When I first watched the movie Love, Simon on a trans-Atlantic flight two years ago, I cried like a baby.
As a 30-something male, I am not the target demographic for teeny-bopper romantic comedies, a genre to which Love, Simon firmly belongs. And the film never would have attracted my interest were it not for its key distinguishing feature: The titular high school student protagonist is gay. To be sure, teenage “coming out” movies are a genre unto themselves. Yet they have always been independently made; found on the film festival circuit, at art house cinemas, or (when I was surreptitiously watching them two decades ago) rented at something called a “video store.” When 20th Century Fox released Love, Simon on the big screen in 2018, it became the first teenage romantic comedy produced by a major Hollywood studio featuring a gay main character.
Why did a fluffy teenage rom-com reduce a grown man to tears? Well, if you are a gay person who came of age in that ancient era when “video stores” existed, you lacked many of the things straight people take for granted—such as growing up in a society where you can get married, peers with whom to discuss your crushes, the luxury of never having to reveal an aspect of your core identity to friends and family, and, not least, John Hughes movies to make sense of all the mental anguish this creates. So for all the ways it might have been just another teen movie, watching Love, Simon was an epiphany akin to discovering an incredible new technology to which I wish I had access when I was younger. It was like having my own The Breakfast Club, Clueless, and Mean Girls wrapped up into one.
Love, Simon tenderly and accurately portrayed many aspects common to the gay teenage experience: the terror of having to make out with someone of the opposite sex, the unbearable letdown upon discovering that the guy or girl of your dreams isn’t also gay (something which straight people, thanks to their preponderance, don’t experience nearly so often), the pain of hearing someone you care about make a homophobic remark. I smiled when Simon killed it—as I and so many other closet cases did—at karaoke, and I felt a knot in my stomach every time he had to lie to his friends about who he was. The film does all this without being sententious or treacly, avoiding the didacticism of so many other “message” films and wearing its progressive politics lightly. So much did I love the movie that I watched it again on the plane ride home, bawling my eyes out a second time, touched not so much by its content but merely the fact of its existence. When I later read that the author of the young adult novel upon which Love, Simon was based—Simon vs. the Homo Sapiens Agenda—was a straight woman my age, I was moved even more: Before deciding to become a novelist, Becky Albertalli (née Goldstein) was a clinical psychologist who “had the privilege of conducting therapy with dozens of smart, weird, irresistible teenagers” and “served for seven years as co-leader of a support group for gender nonconforming children.”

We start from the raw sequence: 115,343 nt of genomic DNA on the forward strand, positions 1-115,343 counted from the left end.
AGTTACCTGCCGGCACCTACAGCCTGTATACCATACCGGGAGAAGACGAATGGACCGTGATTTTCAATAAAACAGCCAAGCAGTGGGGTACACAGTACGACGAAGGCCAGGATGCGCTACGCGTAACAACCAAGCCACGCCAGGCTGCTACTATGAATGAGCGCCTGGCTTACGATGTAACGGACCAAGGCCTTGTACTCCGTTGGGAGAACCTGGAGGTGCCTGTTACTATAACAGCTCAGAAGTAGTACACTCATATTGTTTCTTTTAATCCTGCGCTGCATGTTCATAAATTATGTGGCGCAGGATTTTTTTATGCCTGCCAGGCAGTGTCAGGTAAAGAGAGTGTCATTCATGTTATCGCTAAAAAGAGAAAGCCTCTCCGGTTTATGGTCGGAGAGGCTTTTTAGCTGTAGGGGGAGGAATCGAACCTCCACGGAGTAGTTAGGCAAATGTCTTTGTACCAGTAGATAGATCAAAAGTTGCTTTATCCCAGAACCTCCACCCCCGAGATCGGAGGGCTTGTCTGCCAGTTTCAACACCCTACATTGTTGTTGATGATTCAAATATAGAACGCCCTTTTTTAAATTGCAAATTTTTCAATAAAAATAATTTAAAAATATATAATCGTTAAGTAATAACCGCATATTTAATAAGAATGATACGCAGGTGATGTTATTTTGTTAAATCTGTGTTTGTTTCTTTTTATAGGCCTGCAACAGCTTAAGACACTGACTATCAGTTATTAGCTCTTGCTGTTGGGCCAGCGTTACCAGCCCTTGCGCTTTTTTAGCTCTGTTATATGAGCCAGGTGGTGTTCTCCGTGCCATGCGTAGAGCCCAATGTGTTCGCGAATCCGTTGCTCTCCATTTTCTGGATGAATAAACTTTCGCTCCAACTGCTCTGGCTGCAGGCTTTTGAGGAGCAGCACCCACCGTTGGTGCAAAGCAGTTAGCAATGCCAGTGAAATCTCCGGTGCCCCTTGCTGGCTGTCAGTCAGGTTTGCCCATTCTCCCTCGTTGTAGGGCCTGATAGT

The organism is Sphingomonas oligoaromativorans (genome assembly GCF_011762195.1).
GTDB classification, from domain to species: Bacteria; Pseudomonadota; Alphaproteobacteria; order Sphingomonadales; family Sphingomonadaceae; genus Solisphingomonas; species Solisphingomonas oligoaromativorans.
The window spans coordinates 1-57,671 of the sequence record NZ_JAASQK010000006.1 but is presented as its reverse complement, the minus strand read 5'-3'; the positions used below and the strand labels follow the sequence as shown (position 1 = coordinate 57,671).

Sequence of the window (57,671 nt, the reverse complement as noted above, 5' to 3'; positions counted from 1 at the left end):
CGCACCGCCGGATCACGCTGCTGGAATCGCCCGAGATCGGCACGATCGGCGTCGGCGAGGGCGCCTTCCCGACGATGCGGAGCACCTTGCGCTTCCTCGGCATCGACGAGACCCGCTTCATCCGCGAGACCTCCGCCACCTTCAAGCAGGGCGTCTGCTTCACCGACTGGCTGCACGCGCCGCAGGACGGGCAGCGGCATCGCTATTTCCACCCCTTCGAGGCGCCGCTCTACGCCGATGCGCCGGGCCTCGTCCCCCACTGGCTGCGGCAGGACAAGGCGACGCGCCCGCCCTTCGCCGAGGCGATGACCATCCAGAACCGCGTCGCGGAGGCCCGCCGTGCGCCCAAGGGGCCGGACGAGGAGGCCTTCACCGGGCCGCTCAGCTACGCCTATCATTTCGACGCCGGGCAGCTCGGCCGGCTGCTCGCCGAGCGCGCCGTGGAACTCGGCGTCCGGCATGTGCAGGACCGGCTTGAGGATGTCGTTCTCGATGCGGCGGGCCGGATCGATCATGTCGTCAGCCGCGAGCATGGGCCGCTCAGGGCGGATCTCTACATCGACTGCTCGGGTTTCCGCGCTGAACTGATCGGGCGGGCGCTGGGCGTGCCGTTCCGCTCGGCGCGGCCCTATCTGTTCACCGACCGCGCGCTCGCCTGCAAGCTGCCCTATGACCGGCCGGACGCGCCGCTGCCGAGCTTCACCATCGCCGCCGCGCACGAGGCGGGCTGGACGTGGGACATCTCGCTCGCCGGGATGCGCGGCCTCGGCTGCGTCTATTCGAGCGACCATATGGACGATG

The most powerful effect a work of art can have is to elicit the sensation of recognition within its audience, to verbalize or visualize or put into music those innermost emotions you thought were yours alone, and by doing so chip away at the barriers we have constructed between us—as man and woman, Black and white, Jew and gentile, heterosexual and homosexual. Think of the stand-up comedian who can make a room filled with people of different races, political views, and ages roar with laughter, or the musician who brings a concert hall to its feet in shared ecstasy. That a movie targeted at teenagers about a gay kid, based upon a work written by a heterosexual woman, could touch a 34-year-old gay man so deeply was, to me at least, one reason for optimism in this otherwise dreadful period of human history.
I had not thought about Love, Simon again until a few weeks ago, when Albertalli published an essay declaring herself bisexual. Usually, someone coming out of the closet is an occasion for positivity and acceptance. But in this case, the situation is more complicated. In April 2018, a month after Love, Simon premiered in theaters, Albertalli published Leah on the Offbeat, the sequel to Simon vs. the Homo Sapiens Agenda. Simon’s best friend, Leah, it turns out, is bisexual, and while Albertalli’s acknowledged heterosexuality “was a springboard for some—legitimately important—conversations about representation, authenticity, and ownership of stories,” for other critics it “was enough to boycott the film entirely.” It was not long before Albertalli was being accused of “writing shitty queer books for the straights, profiting off of communities I had no connection to” and being “the quintessential example of allocishet inauthenticity,” a term I had to look up. (“Allosexual” is someone who is not asexual, and “cishet” is short for cisgender heterosexual.)